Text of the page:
Sero Hiki no Goshu
(Gauche the Cellist)
|Synopsis - Page 1|
At the foot of a large mountain, we observe the activities of the inhabitants of this countryside setting. Insects, horses, and yes - people, playing on a bridge over the stream. A cat playfully attacks a tomato in the garden of a nearby house, but the weather quickly turns dark.
As a storm breaks violently, he jumps under the house, but the people on the bridge have no such convenient shelter and there is a frantic dash for home. All over town, people are hiding under shop awnings or seeking out shelter.
Yet, oblivious to the wild weather, a local orchestra concentrates furiously on its rehearsal of Beethoven's "Pastoral" symphony. Matching the ferocity of the storm outside, the conductor is carried away by the elemental energy of the music - until he is brought back to reality by the out-of-tune (and out-of-time) young cellist, Goshu. A young lady playing the viola in a bright kimono sighs impatiently, and the next to earn the conductor’s ire is the oboist. Frustrated by his orchestra, the conductor puts his foot down - literally. As his shoe disappears through the dais, he delivers a stern warning. With only 10 days until their concert, this professional orchestra is in danger of being shown up by their amateur competitors. And Goshu is singled out for some particularly severe criticism. He lags behind the rest as if with untied shoelaces, and is out of tune, and the conductor also senses a certain lack of expressiveness; a lack of emotion. His comments about Goshu’s untied shoelaces hit home when he notices that this is mirrored in reality. The weight of the orchestra’s reputation now seems to bear down on the young man's shoulders, as the rehearsal is concluded. Once the conductor has retrieved his shoe and reminded them of their duties at the movie-house, the orchestra relaxes and heads off for lunch. Though the viola player glances sympathetically in his direction, Goshu feels ashamed to join them. Instead, he is left to play a solitary, melancholy lament to himself.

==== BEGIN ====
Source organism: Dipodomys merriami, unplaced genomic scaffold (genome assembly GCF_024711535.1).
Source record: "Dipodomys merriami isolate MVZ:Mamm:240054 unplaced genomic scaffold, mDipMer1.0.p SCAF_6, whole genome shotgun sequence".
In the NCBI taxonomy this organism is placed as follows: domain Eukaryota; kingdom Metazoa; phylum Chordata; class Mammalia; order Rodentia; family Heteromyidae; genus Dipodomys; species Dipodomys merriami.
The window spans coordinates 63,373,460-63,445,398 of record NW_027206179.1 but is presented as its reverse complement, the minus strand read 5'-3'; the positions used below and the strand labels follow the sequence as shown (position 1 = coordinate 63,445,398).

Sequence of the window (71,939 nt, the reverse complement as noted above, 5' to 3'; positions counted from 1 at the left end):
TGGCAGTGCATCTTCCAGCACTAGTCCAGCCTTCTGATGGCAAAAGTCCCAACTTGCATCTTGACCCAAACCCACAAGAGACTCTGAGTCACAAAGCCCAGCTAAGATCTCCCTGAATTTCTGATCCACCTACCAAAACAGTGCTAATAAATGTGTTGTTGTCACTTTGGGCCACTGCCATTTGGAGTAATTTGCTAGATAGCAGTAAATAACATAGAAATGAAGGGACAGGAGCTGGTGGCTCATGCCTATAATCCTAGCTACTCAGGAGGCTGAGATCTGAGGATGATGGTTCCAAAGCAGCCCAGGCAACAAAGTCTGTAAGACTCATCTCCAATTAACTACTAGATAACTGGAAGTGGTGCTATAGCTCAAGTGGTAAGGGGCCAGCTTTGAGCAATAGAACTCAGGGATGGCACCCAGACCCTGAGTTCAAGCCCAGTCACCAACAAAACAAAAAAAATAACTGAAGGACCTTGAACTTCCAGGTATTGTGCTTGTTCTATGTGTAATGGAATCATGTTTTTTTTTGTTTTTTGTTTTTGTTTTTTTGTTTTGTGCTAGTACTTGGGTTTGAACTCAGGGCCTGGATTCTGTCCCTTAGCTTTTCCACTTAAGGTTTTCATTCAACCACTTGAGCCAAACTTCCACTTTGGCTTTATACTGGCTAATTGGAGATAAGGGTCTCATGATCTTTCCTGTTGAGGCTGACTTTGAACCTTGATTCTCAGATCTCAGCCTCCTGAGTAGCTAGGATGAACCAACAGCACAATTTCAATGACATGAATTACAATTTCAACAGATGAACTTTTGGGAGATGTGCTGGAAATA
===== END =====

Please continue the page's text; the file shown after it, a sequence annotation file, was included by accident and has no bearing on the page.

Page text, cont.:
Returning to his single-roomed home by the stream that night, we see what a simple life Goshu leads - water drunk simply from a stone jar, a loaf of bread - and a poster featuring the stern countenance of Beethoven on the wall, glaring at him as he takes up his cello practice. Transported by the music, he is interrupted by what he supposes is a friend at the door. He is amazed to find that it is the cat, bringing tomatoes as a gift for him to eat. Unfortunately, they are the tomatoes from his own field - and picked while unripe. Although told off for poaching tomatoes, the cat moves on to other subjects - namely, music. Noticing the poster on the wall, the cat advises that Beethoven is always difficult, and that Goshu should maybe start with something a little easier - say, some Schumann. After all, he can't sleep without the familiar strains of cello music coming from the house.